Connection Between Fraud and Quality

Increasingly, plaintiffs have attempted to turn routine malpractice cases into False Claims Act allegations. These types of allegations often fall outside of standard malpractice policies given the potential for treble damages in addition to fines of up to $11,000 per false claim. As discussed above, however, such claims are difficult to prove from a False Claims Act perspective.

Following the court in Mikes, courts have maintained that the FCA should not be used as a federal malpractice statute. In United States v. Ector County, 386 F. Supp. 2d 759, 766 (W.D.Tex. 2004), the relator alleged that the tests and medical procedures performed before his open-heart surgery should not have occurred, were only performed to maximize reimbursement by Medicare and the performance put his life at risk. Turning to the quality of care claim, the court referenced the NHC and Strauss cases and stated that the FCA should not be used to "call into question a health care provider’s judgment regarding a specific course of treatment." The record did not support that the hospital defendants’ services were so deficient as to be worthless. The evidence also did not support that the surgery and treatment was unnecessary or that the treatment was done by the defendants to make a fee and defraud the government.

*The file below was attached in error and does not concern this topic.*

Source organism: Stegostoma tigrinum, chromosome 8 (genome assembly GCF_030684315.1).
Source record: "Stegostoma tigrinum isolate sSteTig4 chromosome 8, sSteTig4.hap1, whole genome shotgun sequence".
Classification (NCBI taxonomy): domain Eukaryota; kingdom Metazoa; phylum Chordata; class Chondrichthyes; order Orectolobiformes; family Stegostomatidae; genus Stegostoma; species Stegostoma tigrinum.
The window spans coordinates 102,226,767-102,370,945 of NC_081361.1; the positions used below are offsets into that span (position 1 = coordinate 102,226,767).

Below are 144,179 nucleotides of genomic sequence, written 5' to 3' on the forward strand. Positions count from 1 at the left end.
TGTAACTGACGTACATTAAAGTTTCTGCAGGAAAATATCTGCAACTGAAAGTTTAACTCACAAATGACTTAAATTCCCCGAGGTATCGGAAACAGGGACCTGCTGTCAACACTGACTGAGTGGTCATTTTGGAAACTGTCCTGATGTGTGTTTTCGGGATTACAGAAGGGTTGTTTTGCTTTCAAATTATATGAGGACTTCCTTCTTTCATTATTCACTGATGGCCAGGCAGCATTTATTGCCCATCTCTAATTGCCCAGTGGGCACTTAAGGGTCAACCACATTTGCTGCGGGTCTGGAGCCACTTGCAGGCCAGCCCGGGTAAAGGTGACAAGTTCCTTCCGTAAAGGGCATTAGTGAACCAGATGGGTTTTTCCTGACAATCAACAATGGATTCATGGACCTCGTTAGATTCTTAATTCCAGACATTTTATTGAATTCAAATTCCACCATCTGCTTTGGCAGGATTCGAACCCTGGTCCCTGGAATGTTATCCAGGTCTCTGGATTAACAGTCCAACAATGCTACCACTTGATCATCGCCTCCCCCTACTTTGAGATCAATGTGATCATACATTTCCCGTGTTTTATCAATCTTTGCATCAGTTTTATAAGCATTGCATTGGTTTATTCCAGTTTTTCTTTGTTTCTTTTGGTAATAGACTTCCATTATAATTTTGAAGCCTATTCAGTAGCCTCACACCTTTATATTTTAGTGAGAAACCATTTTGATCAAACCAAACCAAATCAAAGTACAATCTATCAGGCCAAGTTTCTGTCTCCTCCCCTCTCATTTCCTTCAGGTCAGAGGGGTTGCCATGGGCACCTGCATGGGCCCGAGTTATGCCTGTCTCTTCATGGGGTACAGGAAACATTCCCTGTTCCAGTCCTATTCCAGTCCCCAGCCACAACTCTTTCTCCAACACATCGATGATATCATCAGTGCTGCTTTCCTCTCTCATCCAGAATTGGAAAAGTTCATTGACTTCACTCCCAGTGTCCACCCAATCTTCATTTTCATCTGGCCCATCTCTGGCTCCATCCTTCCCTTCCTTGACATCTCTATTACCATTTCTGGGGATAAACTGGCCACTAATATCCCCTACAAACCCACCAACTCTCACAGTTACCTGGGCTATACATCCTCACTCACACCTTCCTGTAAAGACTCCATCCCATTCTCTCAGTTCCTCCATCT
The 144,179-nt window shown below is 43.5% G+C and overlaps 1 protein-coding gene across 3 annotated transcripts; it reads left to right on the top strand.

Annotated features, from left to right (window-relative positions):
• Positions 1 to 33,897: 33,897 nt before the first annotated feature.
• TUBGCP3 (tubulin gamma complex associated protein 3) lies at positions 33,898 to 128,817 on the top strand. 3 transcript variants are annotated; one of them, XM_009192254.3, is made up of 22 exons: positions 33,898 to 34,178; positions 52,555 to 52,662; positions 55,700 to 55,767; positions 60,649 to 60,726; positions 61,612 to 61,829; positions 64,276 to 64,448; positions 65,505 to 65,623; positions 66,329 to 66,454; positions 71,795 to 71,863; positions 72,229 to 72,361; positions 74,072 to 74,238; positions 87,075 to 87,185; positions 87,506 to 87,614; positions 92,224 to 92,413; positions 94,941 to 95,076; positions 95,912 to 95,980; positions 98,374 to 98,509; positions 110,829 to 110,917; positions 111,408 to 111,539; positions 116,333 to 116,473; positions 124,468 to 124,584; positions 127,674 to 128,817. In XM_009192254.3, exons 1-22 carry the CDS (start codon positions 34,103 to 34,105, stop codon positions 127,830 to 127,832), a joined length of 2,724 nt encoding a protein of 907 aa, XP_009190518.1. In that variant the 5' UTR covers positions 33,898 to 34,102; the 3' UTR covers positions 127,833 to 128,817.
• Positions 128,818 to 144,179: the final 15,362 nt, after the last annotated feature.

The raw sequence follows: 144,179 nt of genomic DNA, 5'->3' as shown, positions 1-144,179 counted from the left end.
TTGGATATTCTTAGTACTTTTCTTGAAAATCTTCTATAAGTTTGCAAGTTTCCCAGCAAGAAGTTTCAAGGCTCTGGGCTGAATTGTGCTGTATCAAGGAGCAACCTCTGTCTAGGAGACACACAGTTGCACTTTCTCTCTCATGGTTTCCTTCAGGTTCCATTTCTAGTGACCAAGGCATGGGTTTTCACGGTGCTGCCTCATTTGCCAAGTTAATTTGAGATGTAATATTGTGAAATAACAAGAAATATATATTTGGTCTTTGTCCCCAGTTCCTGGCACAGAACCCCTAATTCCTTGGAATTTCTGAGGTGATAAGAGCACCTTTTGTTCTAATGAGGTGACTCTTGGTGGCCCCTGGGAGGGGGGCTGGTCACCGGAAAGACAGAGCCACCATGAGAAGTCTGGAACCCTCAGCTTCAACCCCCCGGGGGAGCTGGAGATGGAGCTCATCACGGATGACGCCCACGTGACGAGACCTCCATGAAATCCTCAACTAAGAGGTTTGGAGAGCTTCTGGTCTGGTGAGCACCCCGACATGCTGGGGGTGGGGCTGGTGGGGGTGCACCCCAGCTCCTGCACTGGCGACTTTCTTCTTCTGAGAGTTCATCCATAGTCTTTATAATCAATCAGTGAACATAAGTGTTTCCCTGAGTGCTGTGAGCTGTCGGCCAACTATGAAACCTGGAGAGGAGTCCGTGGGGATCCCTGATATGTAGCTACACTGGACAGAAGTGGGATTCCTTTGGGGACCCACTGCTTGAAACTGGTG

In United States v. Dialysis, 2011 U.S. Dist. LEXIS 4862 (N.D.N.Y. Jan. 19, 2011), the plaintiff alleged that the defendant submitted fraudulent claims for payment based upon false certifications that the defendant was in compliance with Medicare regulations for dialysis centers. In addressing the implied false certification claim, the court concluded that the dialysis center must meet and adhere to conditions as standards for the quality of care, but that these were conditions for participation, not for receiving reimbursement. In regard to the factually false/worthless services claim, the court reiterated that the services rendered must be worthless in that the claims are fraudulent or false because they could not be reimbursed. The court found that while the care may have been substandard, this was not the "equivalent of no performance at all."

The adherence to the standards in Mikes may be changing. The Department of Justice, in partnership with the Office of Inspector General, is actively pursuing false claims against hospitals and medical practices that have improperly billed Medicare, not provided proper physician supervision, and billed services to Medicare that were not medically necessary. The DOJ does not consider these actions to create the federalization of malpractice. The trend can especially be seen in recent settlements with the Justice Department. In each case, a settlement was reached without admitting liability.